SCALABLE MANUFACTURING OF ENERGETIC MATERIALS FOR INTEGRATED SYSTEMS
A multidisciplinary research program between Rutgers University and the U.S. Army ARDEC Picatinny Arsenal is ongoing to develop multifunctional materials and integrated manufacturing systems for energetic applications. A key aspect of proposed activities is modernization of U.S. Army powder-based (e.g. primer) manufacturing operations, which includes benchmarking the performance of existing processes; testing raw and intermediate material properties and relating them to product/process variability; implementing methods for on-line sensing and monitoring of critical material properties during manufacturing; developing mechanistic/predictive understanding of the effect of processing parameters on process performance/product quality; and designing and implementing process alternatives that are more efficient, safer, or both. In addition, we are also developing a new class of multifunctional nanostructured materials with novel and enhanced properties for energetic applications, including (i) novel energetic composites (e.g. aluminum coated metal-oxide nanowires,); (ii) graphene passivated interfaces between fuel and oxidizer; (iii) boron nitride based reactive systems; and (viii) graphene-reinforced polymers. The specifics of the research approach and methodology to be used in this program involve: (i) developing manufacturing methodologies (e.g. flame-based, solution, and extrusion) for rapid and cost-effective scalable production of nanostructured materials and coatings; (ii) employing in-situ laserbased diagnostics to characterize the flow field, as well as the nanomaterials themselves during synthesis; (iii) modeling and simulation of nanomaterial growth dynamics; (iv) using ionic-liquid electrodeposition to coat materials with reactive metals; (v) consolidating nanopowders using high-pressure high-temperature methods; (vi) using novel extrusion methods to produce graphene-reinforced polymer composites; (vii) characterizing bulk materials and coatings for hardness, wear properties, and impact strength, using various nano-indentation/impaction techniques; and (viii) multiscale modeling and simulation of compaction and sintering of particulate solids. In parallel, a technology implementation effort is conducted by Rutgers' spin-off companies. Such a concurrent R&D strategy should significantly reduce the lead time from university discovery to industrial application.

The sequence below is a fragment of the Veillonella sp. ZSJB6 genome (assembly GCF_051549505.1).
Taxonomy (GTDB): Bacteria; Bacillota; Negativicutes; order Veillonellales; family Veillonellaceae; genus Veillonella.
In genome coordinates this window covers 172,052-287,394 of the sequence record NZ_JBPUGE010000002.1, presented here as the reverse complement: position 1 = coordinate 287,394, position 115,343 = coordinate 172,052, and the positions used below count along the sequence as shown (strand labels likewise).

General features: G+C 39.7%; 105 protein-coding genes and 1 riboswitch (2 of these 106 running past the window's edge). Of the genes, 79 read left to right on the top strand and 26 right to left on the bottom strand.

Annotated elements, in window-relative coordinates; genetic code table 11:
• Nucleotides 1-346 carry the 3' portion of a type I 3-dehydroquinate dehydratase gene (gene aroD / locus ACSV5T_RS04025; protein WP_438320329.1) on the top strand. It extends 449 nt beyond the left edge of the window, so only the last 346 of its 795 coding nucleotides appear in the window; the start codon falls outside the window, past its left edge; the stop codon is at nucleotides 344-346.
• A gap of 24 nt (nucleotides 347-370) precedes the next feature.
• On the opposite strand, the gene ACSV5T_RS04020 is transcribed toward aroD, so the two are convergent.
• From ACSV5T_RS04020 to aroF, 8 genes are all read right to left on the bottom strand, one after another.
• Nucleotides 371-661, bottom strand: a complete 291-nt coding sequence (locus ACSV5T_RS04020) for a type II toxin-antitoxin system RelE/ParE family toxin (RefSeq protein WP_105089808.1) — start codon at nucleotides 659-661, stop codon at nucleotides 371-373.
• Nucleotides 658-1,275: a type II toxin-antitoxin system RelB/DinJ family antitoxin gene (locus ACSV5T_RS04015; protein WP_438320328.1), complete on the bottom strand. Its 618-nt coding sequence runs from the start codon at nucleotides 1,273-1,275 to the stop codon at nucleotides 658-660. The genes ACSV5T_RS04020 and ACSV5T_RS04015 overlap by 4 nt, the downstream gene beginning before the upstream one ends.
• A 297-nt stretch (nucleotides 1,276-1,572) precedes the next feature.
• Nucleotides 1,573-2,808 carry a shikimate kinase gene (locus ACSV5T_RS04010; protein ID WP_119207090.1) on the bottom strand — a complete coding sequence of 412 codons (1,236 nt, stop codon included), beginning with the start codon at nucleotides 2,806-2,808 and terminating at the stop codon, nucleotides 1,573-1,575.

DR. STEVEN TSE received his BSE in Engineering Physics from Princeton University in 1991, and his MS and PhD in Mechanical Engineering from the University of California at Berkeley in 1994 and 1996,respectively. He is presently a Professor and the Outreach Director in the Department of Mechanical and Aerospace Engineering. Prof. Tse's research focus is in the thermal sciences, involving applications in nanomaterials synthesis, microgravity processes, plasma, chemical vapor deposition (CVD), combustion and propulsion, and advanced laser-based diagnostics. His research methodologies encompass experimentation; computational simulation of complex flows, chemistry, and molecular dynamics; and mathematical analysis.